Referring now to FIG. 3, there is shown a section of the insert 11 of FIG. 1 which has been coated with an appropriate plastic material 15 and which shows the porous nature of the base material 16. As shown, the face, top, bottom, and back of the insert 11 have been coated with plastic material 15. Alternatively, only the face, or the face, top and bottom of the insert may be so coated.
In making an insert or an entire golf club head, a method to be followed is to fill a mold with non-spherical matrix powders, the size having been determined by the desired density of the design. The matrix powders may be metals, metal alloys, or cermets. Pressure is then applied adequate to bond the powders. The resultant compact is then removed from the mold and sintered at a temperature adequate to achieve proper matrix strength of the base material and create the desired matrix density. The range of desired densities can be defined at 40% of theoretical to 95% of theoretical density. Thereafter, the sintered body may be coated with a plastic material such as monomers, polymers, urethanes, polyurethanes, epoxies, lacquers, paints, and the like, as well as the same materials containing finely divided particles of any of the large assortment of commonly used fillers. Alternatively, instead of using matrix powders, fibers may be used. This would involve the use of pressure to pre-form the fibers in the desired shape into the desired pre-sintered density. After pre-forming, the sintering and coating process would be essentially the same.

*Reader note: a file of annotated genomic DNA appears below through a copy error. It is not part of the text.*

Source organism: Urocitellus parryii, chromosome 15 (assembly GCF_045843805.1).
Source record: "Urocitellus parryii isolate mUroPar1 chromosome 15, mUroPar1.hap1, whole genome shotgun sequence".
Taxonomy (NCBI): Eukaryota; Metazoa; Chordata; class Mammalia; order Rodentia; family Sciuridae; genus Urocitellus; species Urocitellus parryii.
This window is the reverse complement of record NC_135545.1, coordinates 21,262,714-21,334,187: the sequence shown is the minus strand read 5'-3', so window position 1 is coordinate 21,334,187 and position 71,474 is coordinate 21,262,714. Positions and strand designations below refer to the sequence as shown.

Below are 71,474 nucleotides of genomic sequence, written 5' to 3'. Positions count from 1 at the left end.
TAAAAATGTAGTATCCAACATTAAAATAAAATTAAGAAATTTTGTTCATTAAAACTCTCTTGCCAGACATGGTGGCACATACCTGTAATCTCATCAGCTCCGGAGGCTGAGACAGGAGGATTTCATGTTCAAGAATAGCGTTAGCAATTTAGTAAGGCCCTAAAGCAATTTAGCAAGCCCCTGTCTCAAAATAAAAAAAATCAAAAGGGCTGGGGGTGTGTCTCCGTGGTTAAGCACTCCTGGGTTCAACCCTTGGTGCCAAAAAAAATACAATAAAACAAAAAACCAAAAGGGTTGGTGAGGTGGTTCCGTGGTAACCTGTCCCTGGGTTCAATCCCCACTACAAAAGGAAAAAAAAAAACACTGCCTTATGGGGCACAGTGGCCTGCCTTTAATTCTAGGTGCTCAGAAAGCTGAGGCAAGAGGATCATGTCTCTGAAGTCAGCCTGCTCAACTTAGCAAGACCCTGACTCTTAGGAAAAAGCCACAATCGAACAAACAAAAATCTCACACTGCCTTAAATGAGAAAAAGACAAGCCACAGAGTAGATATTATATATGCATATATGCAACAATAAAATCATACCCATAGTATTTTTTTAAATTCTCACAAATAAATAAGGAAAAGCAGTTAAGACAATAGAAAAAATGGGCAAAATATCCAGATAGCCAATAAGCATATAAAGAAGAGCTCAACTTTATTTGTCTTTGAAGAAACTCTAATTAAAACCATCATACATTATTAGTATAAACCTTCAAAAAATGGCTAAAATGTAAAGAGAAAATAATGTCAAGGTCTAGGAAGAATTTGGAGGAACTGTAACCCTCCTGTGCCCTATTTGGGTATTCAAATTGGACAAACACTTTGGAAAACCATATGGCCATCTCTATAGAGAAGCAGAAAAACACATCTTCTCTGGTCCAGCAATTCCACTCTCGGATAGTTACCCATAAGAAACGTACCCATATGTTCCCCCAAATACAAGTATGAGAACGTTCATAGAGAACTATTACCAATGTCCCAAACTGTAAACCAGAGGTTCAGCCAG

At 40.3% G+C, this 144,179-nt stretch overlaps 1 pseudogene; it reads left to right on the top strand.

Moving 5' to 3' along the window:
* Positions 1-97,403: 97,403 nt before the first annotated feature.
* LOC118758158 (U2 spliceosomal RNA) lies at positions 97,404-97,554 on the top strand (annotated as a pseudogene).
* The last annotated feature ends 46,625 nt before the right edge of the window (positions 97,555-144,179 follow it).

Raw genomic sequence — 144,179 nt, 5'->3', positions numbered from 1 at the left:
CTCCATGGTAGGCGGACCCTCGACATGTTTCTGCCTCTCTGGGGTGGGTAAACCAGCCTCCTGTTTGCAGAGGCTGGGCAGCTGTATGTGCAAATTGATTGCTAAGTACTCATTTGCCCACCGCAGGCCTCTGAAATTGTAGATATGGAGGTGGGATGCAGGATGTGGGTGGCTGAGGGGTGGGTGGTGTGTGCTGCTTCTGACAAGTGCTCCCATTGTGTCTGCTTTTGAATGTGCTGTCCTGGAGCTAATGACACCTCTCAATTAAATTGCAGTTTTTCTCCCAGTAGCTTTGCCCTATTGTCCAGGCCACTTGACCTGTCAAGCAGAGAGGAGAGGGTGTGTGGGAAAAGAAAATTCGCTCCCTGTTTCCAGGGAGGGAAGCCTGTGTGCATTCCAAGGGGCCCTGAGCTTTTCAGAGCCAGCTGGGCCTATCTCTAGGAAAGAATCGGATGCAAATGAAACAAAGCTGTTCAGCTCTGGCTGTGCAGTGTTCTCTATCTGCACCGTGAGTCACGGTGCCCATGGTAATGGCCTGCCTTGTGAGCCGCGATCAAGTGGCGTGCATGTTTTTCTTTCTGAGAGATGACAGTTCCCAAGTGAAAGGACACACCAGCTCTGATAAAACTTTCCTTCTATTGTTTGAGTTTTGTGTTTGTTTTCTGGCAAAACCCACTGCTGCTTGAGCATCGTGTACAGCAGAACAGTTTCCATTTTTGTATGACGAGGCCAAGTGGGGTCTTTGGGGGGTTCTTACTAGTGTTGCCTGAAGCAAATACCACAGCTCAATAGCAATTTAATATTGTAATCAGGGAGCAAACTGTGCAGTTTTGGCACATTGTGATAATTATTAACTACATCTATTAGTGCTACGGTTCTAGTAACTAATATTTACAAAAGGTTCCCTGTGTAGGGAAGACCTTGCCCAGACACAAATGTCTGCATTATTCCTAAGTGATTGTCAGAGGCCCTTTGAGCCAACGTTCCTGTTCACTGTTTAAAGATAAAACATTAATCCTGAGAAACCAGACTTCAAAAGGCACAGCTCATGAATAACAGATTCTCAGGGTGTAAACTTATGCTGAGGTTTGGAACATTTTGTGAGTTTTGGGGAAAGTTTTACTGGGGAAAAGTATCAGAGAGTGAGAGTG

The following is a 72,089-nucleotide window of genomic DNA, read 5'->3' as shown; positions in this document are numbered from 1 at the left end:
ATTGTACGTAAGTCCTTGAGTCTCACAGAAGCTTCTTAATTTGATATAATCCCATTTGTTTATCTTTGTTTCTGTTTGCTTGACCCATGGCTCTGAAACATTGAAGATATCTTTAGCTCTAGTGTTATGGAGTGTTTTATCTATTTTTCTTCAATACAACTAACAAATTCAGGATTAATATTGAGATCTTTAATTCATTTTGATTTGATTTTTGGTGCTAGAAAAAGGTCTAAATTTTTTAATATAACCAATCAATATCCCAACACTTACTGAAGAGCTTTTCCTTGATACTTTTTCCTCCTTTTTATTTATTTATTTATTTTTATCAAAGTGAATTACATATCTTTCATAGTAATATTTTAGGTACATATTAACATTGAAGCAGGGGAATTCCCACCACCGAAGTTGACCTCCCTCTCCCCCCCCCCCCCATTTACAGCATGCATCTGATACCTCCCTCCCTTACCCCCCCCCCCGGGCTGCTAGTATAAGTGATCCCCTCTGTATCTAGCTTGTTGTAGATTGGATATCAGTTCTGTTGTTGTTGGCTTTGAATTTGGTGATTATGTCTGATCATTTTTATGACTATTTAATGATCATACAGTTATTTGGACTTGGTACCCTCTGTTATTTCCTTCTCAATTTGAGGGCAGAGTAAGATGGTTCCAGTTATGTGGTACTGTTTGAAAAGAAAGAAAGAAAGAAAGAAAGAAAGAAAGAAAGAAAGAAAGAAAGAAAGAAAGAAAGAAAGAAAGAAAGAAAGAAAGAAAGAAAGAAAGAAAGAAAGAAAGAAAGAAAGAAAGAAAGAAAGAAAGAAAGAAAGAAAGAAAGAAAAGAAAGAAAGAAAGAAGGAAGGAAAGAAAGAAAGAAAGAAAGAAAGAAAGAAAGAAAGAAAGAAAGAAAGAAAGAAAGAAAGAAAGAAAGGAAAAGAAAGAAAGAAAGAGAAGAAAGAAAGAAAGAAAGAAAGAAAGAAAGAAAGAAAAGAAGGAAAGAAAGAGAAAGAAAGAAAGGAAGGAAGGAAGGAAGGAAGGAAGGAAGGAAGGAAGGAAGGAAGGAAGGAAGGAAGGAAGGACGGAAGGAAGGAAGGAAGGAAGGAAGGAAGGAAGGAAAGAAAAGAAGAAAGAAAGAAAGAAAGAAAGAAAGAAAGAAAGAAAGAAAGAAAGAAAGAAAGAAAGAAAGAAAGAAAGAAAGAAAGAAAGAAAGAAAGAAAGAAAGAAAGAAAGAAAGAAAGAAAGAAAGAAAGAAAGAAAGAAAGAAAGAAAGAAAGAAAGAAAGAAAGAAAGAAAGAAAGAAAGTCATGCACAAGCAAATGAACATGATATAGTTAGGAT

The base materials include soft metal or alloy powder and fibers such as aluminum copper and nickel; hard metal powders such as tool steels and precipitation hardening stainless steels; light metal powders such as aluminum, titanium, and beryllium; and composite metal powders, such as aluminum, boride, boron, carbide, and cermets such as aluminum with silicon carbide or other carbides, nitrides, or oxides and titanium aluminides. The choice of these will enable fabrication of club heads or inserts to satisfy specific golfing application needs.
By choosing particular matrix base materials and base density and using coating materials of choice one can provide an infinite number of characteristics appropriate for application as golf club heads or as inserts for golf clubs.
With respect to a putter such as shown in FIG. 2, the primary needs for a putter insert are specific rebound effect, vibration absorption, and dampening, a specific coefficient of friction, a specific natural frequency of the putter head and assembly, a low frequency audible sound when striking the ball, and little energy transmitted up the shaft when striking a ball off center. Set forth below is an example of an insert for putters.
The matrix is made of a bronze alloy containing 8% nickel, 4% tin, and the balance copper. The metal is in the form of 46 to 100 mesh powder which is blended with a binding/lubricating agent and placed in a closed insert-shaped die and pressed at approximately 5,000 psi to form a green compact. The green compact is removed from the die and sintered in a reducing atmosphere at 1730° F. for one hour. The resultant matrix is now approximately 75% of theoretical density. Thereafter, polyurethane is coated on the surface of the insert. If desired, the ball striking surface can be ground or machined to produce a desired finish. The insert may then be installed in the club face by any of or a combination of usual and accepted practices in use today.
Unlike the putters that are produced without grooves or patterns on the hitting surface, inserts for irons or the entire iron club head are generally produced with grooves on the striking surface and would also require the use of materials highly resistant to abrasion and impact. Primary benefits are to increase hitting distance to improve ball control by varying the coefficient of friction to enhance back spin, minimize side spin, and vary the coefficient of restitution for distance control.